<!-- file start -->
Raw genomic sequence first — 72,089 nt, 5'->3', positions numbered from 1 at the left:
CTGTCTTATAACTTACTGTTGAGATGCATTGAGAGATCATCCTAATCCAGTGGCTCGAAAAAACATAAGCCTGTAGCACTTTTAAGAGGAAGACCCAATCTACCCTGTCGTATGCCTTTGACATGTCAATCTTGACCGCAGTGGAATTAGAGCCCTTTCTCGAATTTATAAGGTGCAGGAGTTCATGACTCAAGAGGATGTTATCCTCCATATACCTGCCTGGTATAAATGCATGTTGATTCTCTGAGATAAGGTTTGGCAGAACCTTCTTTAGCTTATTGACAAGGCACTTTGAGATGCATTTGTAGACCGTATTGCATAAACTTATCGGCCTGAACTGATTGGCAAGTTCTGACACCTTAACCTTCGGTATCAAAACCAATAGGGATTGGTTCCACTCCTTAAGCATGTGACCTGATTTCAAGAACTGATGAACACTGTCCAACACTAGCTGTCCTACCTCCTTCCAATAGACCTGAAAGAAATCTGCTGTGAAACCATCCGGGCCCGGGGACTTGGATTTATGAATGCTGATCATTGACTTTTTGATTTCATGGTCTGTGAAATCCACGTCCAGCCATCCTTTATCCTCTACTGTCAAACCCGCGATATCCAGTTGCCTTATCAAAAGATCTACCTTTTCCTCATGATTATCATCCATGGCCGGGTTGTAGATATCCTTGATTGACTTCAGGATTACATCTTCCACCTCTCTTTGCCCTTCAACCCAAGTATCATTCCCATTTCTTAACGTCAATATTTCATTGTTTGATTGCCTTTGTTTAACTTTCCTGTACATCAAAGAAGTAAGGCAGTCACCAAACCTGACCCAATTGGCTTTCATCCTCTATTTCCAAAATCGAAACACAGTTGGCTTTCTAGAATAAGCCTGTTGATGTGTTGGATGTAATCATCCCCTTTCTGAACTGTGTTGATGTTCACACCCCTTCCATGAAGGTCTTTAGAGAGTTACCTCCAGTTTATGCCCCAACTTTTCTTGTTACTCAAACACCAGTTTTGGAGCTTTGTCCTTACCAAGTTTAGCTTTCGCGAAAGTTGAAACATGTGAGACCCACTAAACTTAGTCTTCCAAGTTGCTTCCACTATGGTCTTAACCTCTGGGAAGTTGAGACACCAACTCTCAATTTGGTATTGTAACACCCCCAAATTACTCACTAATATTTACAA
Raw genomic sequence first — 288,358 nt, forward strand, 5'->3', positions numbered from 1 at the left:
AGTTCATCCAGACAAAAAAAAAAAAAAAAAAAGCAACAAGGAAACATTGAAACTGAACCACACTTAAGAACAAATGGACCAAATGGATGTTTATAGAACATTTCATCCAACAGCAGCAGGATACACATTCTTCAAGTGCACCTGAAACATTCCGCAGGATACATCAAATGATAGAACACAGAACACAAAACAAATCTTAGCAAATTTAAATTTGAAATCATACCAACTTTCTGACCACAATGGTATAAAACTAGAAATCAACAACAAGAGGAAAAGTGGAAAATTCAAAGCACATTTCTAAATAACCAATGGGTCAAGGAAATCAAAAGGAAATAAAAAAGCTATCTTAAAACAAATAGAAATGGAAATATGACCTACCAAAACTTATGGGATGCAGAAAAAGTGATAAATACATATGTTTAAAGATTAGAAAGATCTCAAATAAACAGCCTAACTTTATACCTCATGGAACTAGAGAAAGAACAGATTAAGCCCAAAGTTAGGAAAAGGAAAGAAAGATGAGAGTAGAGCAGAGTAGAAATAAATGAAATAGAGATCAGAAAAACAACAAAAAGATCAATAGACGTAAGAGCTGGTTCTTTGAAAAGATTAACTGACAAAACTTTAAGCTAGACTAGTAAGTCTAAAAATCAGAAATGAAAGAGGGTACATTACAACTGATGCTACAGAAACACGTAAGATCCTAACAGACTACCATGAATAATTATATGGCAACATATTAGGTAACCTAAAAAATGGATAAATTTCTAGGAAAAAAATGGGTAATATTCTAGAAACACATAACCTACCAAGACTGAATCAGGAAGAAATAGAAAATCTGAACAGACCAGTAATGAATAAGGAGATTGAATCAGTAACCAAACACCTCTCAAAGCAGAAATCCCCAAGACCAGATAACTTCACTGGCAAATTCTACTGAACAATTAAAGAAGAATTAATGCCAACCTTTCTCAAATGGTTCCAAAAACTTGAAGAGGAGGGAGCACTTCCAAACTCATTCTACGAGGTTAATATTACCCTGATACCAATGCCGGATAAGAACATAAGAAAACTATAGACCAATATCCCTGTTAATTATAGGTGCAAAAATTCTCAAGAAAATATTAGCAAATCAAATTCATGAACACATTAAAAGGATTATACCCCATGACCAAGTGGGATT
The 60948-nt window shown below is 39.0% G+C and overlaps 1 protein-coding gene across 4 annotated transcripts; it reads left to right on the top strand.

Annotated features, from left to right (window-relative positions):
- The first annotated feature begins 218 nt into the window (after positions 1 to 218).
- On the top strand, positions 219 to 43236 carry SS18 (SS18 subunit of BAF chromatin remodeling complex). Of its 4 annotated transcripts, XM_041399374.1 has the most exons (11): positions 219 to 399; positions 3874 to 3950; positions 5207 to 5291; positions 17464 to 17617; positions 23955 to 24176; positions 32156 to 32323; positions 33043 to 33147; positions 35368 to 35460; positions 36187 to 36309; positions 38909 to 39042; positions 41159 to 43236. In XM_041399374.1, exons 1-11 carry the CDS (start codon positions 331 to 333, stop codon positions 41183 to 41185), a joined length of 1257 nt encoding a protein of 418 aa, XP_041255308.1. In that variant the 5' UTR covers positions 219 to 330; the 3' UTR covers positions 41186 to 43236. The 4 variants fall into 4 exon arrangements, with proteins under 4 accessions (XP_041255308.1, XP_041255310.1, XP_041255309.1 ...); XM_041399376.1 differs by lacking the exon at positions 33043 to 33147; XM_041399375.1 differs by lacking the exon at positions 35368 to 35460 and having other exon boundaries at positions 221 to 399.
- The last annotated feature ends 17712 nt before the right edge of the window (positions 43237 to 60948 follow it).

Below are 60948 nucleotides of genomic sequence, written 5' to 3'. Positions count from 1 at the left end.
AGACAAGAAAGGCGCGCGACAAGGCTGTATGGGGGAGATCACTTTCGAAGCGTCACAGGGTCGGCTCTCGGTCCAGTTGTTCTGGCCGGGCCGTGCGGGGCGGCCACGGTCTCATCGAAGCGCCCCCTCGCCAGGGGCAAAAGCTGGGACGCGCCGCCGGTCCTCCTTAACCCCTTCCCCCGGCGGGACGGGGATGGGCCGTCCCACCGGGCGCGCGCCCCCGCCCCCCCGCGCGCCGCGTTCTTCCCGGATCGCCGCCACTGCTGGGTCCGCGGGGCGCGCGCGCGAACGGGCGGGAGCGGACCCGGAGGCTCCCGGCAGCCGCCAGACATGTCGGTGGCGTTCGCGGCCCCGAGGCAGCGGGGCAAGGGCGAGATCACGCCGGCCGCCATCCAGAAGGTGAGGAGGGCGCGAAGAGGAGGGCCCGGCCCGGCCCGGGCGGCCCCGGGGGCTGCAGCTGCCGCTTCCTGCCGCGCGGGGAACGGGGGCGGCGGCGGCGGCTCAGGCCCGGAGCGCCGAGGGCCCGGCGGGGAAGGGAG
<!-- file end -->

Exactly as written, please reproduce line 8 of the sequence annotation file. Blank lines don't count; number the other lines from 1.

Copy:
- On the top strand, positions 219 to 43236 carry SS18 (SS18 subunit of BAF chromatin remodeling complex). Of its 4 annotated transcripts, XM_041399374.1 has the most exons (11): positions 219 to 399; positions 3874 to 3950; positions 5207 to 5291; positions 17464 to 17617; positions 23955 to 24176; positions 32156 to 32323; positions 33043 to 33147; positions 35368 to 35460; positions 36187 to 36309; positions 38909 to 39042; positions 41159 to 43236. In XM_041399374.1, exons 1-11 carry the CDS (start codon positions 331 to 333, stop codon positions 41183 to 41185), a joined length of 1257 nt encoding a protein of 418 aa, XP_041255308.1. In that variant the 5' UTR covers positions 219 to 330; the 3' UTR covers positions 41186 to 43236. The 4 variants fall into 4 exon arrangements, with proteins under 4 accessions (XP_041255308.1, XP_041255310.1, XP_041255309.1 ...); XM_041399376.1 differs by lacking the exon at positions 33043 to 33147; XM_041399375.1 differs by lacking the exon at positions 35368 to 35460 and having other exon boundaries at positions 221 to 399.